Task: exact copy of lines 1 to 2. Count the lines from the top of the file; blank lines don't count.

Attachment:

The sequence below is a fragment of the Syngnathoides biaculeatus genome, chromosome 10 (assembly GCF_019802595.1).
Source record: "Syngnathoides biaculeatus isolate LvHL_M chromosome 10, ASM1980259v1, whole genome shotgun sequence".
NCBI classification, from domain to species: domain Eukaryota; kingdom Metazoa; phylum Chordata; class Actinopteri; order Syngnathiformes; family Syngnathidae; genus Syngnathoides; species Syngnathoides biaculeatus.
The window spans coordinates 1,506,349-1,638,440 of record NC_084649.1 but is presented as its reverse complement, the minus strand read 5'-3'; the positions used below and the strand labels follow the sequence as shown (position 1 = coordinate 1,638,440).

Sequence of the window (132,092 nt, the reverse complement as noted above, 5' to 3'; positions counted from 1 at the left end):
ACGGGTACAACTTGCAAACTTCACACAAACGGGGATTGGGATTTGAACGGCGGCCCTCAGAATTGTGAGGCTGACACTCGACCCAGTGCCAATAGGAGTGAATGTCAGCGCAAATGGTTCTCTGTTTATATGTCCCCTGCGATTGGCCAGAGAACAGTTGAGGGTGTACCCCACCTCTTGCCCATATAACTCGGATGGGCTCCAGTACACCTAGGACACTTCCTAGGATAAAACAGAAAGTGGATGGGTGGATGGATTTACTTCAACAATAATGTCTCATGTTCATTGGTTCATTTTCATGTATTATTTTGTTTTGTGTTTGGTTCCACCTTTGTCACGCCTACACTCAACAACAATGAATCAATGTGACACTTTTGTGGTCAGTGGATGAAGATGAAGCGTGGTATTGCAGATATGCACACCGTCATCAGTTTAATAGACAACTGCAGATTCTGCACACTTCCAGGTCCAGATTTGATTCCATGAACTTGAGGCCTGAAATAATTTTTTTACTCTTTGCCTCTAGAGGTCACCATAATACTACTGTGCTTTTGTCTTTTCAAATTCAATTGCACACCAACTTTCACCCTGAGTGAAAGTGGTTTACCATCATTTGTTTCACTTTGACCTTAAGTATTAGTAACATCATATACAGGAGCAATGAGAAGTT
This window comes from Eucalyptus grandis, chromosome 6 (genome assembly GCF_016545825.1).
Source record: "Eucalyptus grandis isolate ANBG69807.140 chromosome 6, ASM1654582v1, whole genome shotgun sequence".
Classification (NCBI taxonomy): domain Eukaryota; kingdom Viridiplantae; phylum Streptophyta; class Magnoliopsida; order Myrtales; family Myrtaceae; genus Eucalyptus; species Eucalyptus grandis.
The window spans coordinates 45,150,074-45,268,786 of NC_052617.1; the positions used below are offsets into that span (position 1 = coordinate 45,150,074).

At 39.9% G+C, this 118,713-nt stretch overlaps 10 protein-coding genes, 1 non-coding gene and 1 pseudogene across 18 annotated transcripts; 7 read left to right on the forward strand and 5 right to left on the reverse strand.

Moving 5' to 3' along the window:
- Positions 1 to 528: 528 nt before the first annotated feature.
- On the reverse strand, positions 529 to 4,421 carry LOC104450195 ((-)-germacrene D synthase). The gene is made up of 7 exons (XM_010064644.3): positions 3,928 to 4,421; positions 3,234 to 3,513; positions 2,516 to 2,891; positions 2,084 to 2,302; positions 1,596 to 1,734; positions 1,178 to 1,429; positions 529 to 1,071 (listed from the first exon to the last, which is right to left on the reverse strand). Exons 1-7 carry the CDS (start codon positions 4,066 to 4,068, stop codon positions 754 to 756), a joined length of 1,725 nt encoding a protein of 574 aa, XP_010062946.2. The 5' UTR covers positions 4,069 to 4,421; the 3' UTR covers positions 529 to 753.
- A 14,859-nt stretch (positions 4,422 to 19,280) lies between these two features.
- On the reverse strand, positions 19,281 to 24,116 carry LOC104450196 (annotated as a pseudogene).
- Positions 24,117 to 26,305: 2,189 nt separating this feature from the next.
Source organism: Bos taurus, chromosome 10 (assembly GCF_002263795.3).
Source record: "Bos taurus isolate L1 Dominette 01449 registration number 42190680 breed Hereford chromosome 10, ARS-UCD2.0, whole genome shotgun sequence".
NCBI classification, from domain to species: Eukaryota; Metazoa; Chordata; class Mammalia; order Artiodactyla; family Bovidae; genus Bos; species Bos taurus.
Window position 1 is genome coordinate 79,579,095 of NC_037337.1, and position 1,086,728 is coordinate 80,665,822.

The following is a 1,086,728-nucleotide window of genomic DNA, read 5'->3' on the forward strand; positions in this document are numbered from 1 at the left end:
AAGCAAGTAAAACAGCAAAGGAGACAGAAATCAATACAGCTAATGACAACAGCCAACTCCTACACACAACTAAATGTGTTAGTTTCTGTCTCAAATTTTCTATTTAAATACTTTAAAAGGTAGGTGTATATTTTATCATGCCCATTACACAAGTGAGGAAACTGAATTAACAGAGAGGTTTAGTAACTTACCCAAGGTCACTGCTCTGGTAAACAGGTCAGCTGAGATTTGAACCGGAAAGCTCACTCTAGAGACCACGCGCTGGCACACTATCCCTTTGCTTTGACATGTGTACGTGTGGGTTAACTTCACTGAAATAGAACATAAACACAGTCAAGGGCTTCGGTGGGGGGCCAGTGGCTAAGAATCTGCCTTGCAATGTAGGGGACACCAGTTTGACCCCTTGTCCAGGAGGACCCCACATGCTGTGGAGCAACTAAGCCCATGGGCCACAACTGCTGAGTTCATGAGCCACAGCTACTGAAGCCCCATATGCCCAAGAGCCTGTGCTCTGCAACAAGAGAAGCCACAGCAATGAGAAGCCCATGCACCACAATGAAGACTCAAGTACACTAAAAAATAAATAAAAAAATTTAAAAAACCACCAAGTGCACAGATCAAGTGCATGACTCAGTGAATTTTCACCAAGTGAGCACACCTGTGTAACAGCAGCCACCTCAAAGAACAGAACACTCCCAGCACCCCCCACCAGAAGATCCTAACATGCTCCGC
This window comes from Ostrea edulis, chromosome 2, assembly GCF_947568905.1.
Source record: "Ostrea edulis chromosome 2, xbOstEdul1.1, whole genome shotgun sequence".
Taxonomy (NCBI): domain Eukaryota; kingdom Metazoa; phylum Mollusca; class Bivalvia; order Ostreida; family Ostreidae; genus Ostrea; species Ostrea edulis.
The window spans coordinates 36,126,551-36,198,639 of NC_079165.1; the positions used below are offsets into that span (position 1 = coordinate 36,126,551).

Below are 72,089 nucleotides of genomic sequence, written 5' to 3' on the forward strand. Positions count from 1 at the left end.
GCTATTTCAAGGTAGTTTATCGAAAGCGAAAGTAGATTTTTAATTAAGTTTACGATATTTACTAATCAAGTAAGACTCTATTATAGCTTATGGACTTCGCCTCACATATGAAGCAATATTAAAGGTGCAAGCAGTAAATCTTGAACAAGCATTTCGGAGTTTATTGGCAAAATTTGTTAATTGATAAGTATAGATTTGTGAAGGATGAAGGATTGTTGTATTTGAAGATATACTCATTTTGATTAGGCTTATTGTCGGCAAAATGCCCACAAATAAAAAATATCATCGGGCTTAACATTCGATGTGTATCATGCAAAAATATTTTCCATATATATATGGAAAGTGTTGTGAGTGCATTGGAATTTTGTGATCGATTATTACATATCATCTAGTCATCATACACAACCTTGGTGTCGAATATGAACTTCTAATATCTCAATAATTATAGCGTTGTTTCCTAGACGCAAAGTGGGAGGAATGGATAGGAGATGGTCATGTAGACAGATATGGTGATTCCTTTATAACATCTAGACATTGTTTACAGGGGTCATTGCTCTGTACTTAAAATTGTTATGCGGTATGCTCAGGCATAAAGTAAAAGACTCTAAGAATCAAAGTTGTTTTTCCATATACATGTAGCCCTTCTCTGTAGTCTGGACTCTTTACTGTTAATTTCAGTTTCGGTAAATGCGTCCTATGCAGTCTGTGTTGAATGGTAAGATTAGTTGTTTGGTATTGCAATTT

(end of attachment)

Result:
The sequence below is a fragment of the Syngnathoides biaculeatus genome, chromosome 10 (assembly GCF_019802595.1).
Source record: "Syngnathoides biaculeatus isolate LvHL_M chromosome 10, ASM1980259v1, whole genome shotgun sequence".